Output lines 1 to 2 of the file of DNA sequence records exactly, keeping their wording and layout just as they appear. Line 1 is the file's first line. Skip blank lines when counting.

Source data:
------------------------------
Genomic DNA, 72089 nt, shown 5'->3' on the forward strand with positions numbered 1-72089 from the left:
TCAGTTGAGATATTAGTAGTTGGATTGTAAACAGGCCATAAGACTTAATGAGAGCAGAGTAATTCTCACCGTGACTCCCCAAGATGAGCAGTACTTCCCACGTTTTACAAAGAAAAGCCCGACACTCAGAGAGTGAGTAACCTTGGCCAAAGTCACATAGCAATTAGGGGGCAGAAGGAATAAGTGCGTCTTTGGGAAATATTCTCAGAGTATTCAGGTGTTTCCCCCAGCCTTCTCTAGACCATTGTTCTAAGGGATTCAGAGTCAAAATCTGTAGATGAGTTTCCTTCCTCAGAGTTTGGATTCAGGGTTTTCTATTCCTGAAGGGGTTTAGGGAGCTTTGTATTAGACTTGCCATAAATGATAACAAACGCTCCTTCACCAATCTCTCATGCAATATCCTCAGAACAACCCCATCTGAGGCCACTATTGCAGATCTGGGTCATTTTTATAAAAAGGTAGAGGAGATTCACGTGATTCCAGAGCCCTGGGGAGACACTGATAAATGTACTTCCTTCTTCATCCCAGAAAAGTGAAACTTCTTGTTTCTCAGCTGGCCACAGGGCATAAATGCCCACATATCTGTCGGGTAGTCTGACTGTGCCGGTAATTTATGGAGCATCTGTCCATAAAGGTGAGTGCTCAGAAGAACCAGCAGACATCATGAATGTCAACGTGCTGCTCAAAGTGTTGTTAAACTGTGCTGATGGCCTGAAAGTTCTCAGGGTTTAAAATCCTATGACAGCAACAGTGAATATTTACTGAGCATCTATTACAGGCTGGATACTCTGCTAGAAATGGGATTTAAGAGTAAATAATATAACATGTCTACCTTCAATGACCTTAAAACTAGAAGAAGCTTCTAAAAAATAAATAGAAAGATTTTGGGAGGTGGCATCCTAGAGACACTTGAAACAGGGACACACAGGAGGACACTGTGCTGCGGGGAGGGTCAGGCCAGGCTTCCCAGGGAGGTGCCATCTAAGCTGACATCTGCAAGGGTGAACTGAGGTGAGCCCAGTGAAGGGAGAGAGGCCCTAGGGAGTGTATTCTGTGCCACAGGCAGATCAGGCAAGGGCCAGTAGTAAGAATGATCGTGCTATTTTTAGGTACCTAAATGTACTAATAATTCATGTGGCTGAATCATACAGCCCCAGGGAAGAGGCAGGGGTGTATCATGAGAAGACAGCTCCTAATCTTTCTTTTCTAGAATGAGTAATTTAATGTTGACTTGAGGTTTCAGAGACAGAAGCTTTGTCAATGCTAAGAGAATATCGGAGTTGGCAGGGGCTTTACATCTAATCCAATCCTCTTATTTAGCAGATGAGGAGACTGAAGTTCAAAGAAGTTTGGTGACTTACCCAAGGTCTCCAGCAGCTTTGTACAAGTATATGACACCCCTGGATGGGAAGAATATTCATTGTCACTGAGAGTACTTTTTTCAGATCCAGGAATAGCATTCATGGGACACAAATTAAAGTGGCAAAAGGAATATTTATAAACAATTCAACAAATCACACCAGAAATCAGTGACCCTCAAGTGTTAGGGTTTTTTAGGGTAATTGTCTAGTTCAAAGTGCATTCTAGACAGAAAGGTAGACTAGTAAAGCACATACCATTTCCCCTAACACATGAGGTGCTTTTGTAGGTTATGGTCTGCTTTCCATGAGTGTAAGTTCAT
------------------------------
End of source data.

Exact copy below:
Genomic DNA, 72089 nt, shown 5'->3' on the forward strand with positions numbered 1-72089 from the left:
TCAGTTGAGATATTAGTAGTTGGATTGTAAACAGGCCATAAGACTTAATGAGAGCAGAGTAATTCTCACCGTGACTCCCCAAGATGAGCAGTACTTCCCACGTTTTACAAAGAAAAGCCCGACACTCAGAGAGTGAGTAACCTTGGCCAAAGTCACATAGCAATTAGGGGGCAGAAGGAATAAGTGCGTCTTTGGGAAATATTCTCAGAGTATTCAGGTGTTTCCCCCAGCCTTCTCTAGACCATTGTTCTAAGGGATTCAGAGTCAAAATCTGTAGATGAGTTTCCTTCCTCAGAGTTTGGATTCAGGGTTTTCTATTCCTGAAGGGGTTTAGGGAGCTTTGTATTAGACTTGCCATAAATGATAACAAACGCTCCTTCACCAATCTCTCATGCAATATCCTCAGAACAACCCCATCTGAGGCCACTATTGCAGATCTGGGTCATTTTTATAAAAAGGTAGAGGAGATTCACGTGATTCCAGAGCCCTGGGGAGACACTGATAAATGTACTTCCTTCTTCATCCCAGAAAAGTGAAACTTCTTGTTTCTCAGCTGGCCACAGGGCATAAATGCCCACATATCTGTCGGGTAGTCTGACTGTGCCGGTAATTTATGGAGCATCTGTCCATAAAGGTGAGTGCTCAGAAGAACCAGCAGACATCATGAATGTCAACGTGCTGCTCAAAGTGTTGTTAAACTGTGCTGATGGCCTGAAAGTTCTCAGGGTTTAAAATCCTATGACAGCAACAGTGAATATTTACTGAGCATCTATTACAGGCTGGATACTCTGCTAGAAATGGGATTTAAGAGTAAATAATATAACATGTCTACCTTCAATGACCTTAAAACTAGAAGAAGCTTCTAAAAAATAAATAGAAAGATTTTGGGAGGTGGCATCCTAGAGACACTTGAAACAGGGACACACAGGAGGACACTGTGCTGCGGGGAGGGTCAGGCCAGGCTTCCCAGGGAGGTGCCATCTAAGCTGACATCTGCAAGGGTGAACTGAGGTGAGCCCAGTGAAGGGAGAGAGGCCCTAGGGAGTGTATTCTGTGCCACAGGCAGATCAGGCAAGGGCCAGTAGTAAGAATGATCGTGCTATTTTTAGGTACCTAAATGTACTAATAATTCATGTGGCTGAATCATACAGCCCCAGGGAAGAGGCAGGGGTGTATCATGAGAAGACAGCTCCTAATCTTTCTTTTCTAGAATGAGTAATTTAATGTTGACTTGAGGTTTCAGAGACAGAAGCTTTGTCAATGCTAAGAGAATATCGGAGTTGGCAGGGGCTTTACATCTAATCCAATCCTCTTATTTAGCAGATGAGGAGACTGAAGTTCAAAGAAGTTTGGTGACTTACCCAAGGTCTCCAGCAGCTTTGTACAAGTATATGACACCCCTGGATGGGAAGAATATTCATTGTCACTGAGAGTACTTTTTTCAGATCCAGGAATAGCATTCATGGGACACAAATTAAAGTGGCAAAAGGAATATTTATAAACAATTCAACAAATCACACCAGAAATCAGTGACCCTCAAGTGTTAGGGTTTTTTAGGGTAATTGTCTAGTTCAAAGTGCATTCTAGACAGAAAGGTAGACTAGTAAAGCACATACCATTTCCCCTAACACATGAGGTGCTTTTGTAGGTTATGGTCTGCTTTCCATGAGTGTAAGTTCAT